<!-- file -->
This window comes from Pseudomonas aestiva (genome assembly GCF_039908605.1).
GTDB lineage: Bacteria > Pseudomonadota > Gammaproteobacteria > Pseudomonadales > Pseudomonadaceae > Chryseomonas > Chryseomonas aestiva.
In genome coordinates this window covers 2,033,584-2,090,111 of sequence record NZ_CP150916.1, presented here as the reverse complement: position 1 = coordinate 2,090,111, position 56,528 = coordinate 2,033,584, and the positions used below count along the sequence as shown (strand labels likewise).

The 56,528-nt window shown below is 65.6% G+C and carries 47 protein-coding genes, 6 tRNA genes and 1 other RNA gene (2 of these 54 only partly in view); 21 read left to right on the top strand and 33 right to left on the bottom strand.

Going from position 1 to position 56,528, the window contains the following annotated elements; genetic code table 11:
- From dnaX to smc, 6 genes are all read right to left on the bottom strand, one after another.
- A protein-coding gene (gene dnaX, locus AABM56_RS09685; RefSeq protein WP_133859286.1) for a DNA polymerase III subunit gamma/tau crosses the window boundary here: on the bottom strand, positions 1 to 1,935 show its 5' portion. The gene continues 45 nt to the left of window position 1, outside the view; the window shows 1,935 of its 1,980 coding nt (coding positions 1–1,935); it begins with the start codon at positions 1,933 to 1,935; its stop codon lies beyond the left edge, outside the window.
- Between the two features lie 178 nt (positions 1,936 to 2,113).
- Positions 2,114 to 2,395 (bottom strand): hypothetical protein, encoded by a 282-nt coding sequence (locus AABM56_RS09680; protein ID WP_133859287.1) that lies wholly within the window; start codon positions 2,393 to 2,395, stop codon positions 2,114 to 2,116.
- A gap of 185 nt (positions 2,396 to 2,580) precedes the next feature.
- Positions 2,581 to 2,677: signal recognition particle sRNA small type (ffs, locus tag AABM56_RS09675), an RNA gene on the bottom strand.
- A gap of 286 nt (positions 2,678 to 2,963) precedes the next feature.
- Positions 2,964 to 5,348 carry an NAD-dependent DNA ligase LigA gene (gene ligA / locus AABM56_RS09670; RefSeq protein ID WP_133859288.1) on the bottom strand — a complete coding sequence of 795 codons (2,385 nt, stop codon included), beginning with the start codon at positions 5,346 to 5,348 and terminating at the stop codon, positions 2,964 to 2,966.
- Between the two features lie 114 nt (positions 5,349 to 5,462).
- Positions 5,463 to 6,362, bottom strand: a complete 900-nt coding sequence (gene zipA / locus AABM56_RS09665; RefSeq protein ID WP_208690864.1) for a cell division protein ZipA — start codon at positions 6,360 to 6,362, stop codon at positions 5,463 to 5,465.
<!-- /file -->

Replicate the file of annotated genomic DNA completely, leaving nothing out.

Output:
This window comes from Pseudomonas aestiva (genome assembly GCF_039908605.1).
GTDB lineage: Bacteria > Pseudomonadota > Gammaproteobacteria > Pseudomonadales > Pseudomonadaceae > Chryseomonas > Chryseomonas aestiva.
In genome coordinates this window covers 2,033,584-2,090,111 of sequence record NZ_CP150916.1, presented here as the reverse complement: position 1 = coordinate 2,090,111, position 56,528 = coordinate 2,033,584, and the positions used below count along the sequence as shown (strand labels likewise).

The 56,528-nt window shown below is 65.6% G+C and carries 47 protein-coding genes, 6 tRNA genes and 1 other RNA gene (2 of these 54 only partly in view); 21 read left to right on the top strand and 33 right to left on the bottom strand.

Going from position 1 to position 56,528, the window contains the following annotated elements; genetic code table 11:
- From dnaX to smc, 6 genes are all read right to left on the bottom strand, one after another.
- A protein-coding gene (gene dnaX, locus AABM56_RS09685; RefSeq protein WP_133859286.1) for a DNA polymerase III subunit gamma/tau crosses the window boundary here: on the bottom strand, positions 1 to 1,935 show its 5' portion. The gene continues 45 nt to the left of window position 1, outside the view; the window shows 1,935 of its 1,980 coding nt (coding positions 1–1,935); it begins with the start codon at positions 1,933 to 1,935; its stop codon lies beyond the left edge, outside the window.
- Between the two features lie 178 nt (positions 1,936 to 2,113).
- Positions 2,114 to 2,395 (bottom strand): hypothetical protein, encoded by a 282-nt coding sequence (locus AABM56_RS09680; protein ID WP_133859287.1) that lies wholly within the window; start codon positions 2,393 to 2,395, stop codon positions 2,114 to 2,116.
- A gap of 185 nt (positions 2,396 to 2,580) precedes the next feature.
- Positions 2,581 to 2,677: signal recognition particle sRNA small type (ffs, locus tag AABM56_RS09675), an RNA gene on the bottom strand.
- A gap of 286 nt (positions 2,678 to 2,963) precedes the next feature.
- Positions 2,964 to 5,348 carry an NAD-dependent DNA ligase LigA gene (gene ligA / locus AABM56_RS09670; RefSeq protein ID WP_133859288.1) on the bottom strand — a complete coding sequence of 795 codons (2,385 nt, stop codon included), beginning with the start codon at positions 5,346 to 5,348 and terminating at the stop codon, positions 2,964 to 2,966.
- Between the two features lie 114 nt (positions 5,349 to 5,462).
- Positions 5,463 to 6,362, bottom strand: a complete 900-nt coding sequence (gene zipA / locus AABM56_RS09665; RefSeq protein ID WP_208690864.1) for a cell division protein ZipA — start codon at positions 6,360 to 6,362, stop codon at positions 5,463 to 5,465.